Yesterday morning I spent some time birding in my Central Florida backyard, and I found the funniest thing: my Painted Buntings have a sweet tooth! I was observing them at my millet feeder, noting that there seemed to be more “greenies” (females and/or immature males) than there were a few weeks ago. Then I noticed the male Painted Bunting who hopped over to one of my Coral Porterweed plants, selected a clump of flowers, and bit at the base of the flower to get at the nectar within. Did he think he was a hummingbird? :)
I’ve never heard of Painted Buntings being nectar drinkers before, although I have observed Palm Warblers nectaring from the same plant. A Google search turned up a thread on the Painted Bunting Observer Team website indicating that Painted Buntings are known to eat salvia seeds, but they have also been seen drinking nectar. I wonder if my birds were anticipating the approaching cold front and trying to store up some extra energy?
Speaking of eating salvia seeds, my backyard buntings were certainly pigging out on mine! In my back bed I have several Compton’s Salvia plants, as well as a bunch of annual Scarlet Sage plants. The annual variety re-seeds freely, giving me plenty of “volunteer” plants throughout my garden, so I’m sure there were plenty of seeds available for the hungry birds.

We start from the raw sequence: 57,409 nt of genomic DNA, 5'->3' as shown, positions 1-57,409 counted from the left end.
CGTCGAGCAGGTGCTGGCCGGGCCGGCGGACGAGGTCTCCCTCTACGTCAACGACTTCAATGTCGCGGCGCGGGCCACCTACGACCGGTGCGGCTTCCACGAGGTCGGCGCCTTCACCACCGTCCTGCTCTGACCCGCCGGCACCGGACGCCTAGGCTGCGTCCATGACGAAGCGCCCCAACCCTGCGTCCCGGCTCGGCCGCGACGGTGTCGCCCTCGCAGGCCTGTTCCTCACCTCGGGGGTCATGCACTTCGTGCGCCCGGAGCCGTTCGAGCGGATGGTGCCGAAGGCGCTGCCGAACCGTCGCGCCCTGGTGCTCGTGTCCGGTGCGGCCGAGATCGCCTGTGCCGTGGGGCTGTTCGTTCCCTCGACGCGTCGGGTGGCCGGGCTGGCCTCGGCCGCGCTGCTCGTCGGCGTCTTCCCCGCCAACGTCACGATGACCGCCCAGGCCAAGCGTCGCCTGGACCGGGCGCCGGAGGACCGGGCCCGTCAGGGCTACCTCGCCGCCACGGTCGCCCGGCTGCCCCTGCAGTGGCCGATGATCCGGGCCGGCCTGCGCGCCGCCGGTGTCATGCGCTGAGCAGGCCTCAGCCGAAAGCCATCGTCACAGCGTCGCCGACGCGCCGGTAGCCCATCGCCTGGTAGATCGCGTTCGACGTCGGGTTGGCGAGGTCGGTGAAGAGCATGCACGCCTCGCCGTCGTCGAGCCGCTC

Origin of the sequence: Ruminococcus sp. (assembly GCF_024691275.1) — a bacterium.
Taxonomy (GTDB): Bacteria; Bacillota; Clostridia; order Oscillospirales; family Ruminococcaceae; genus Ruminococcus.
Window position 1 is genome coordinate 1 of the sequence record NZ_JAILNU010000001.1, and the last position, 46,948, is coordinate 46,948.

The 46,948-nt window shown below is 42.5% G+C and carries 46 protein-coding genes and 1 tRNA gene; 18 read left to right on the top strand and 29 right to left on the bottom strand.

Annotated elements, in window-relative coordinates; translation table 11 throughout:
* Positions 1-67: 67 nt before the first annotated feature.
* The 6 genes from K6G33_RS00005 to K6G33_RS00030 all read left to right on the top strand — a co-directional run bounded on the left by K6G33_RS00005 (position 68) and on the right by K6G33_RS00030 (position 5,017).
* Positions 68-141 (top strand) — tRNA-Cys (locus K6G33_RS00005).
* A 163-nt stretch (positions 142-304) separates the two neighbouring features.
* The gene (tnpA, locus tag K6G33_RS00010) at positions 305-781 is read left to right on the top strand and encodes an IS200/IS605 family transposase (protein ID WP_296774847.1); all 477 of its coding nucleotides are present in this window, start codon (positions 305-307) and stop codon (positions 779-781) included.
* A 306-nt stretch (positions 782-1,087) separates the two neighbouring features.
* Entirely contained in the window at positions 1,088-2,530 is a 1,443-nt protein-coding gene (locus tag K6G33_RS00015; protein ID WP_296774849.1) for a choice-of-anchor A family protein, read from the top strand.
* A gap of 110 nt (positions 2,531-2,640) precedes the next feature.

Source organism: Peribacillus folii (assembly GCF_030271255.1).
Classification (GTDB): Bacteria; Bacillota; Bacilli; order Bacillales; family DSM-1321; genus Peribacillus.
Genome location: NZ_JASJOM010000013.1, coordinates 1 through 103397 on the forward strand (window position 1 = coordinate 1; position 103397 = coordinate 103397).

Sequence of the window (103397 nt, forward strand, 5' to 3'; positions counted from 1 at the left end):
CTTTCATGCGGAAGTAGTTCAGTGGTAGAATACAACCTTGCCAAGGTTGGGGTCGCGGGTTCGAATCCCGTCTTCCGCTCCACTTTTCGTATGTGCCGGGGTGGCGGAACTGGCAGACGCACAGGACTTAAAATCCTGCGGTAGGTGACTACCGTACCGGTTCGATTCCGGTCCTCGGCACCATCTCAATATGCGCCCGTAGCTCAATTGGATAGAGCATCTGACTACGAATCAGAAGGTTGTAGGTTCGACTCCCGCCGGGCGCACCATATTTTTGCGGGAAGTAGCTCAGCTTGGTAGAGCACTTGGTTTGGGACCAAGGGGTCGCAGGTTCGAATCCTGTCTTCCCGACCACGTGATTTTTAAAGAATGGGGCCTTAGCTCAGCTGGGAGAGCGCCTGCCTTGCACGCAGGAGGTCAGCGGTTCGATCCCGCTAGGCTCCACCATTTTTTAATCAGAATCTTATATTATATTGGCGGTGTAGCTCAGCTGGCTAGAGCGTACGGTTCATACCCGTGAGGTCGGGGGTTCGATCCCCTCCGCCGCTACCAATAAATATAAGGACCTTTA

These pictures were taken through my kitchen window. A house is a great bird blind! As I processed my pictures, I noticed that the birds seemed to blend right into the flowerbed, where the red and purple salvia blooms seemed to match the colors of the males. I wonder if the birds are aware of this kind of natural camouflage?
It’s the time of year when you can start to tell which greenies are females and which are juvenile males. The females stay green, and the juvenile males start to get a little rosy in the chest and/or have blue feathers around their faces. I think the greenie below is starting to show hints of blue.
I’ve had Painted Buntings in my backyard for several years now. In the first couple of years that I had buntings, I saw mostly greenies, with only the occasional male. This year I’ve had at least three or four wintering males, but I haven’t seen many greenies until this weekend. I like to think that this year’s males are returning birds who were juveniles in my yard.
It’s funny to watch the males and females at the feeders – as soon as the male shows up, the females leave! I guess they have their pecking order well established. Poor little greenies.
If you are trying to attract Painted Buntings to your own backyard, try putting out a millet feeder. Painted Buntings love millet! I buy mine at Wild Birds Unlimited. Try planting native grasses in your backyard as well. A good source for Salvias in Orlando is Biosphere Nursery. Don’t underestimate the weeds, either. The buntings love the clover weeds that I begrudgingly leave in my flowerbeds during the winter!
I have only ever had ONE painted bunting in my backyard.
But … I don’t ever supply them with food due to my overly friendly …rats.
Spotted male and female painted buntings at my feeder this morning here in Auburndale, Fl ( Polk County). Beautiful have never seen them here before.
Aren’t they fun to spot? We see them occasionally at the Circle B Bar Reserve in Lakeland, too. Enjoy them while they are here!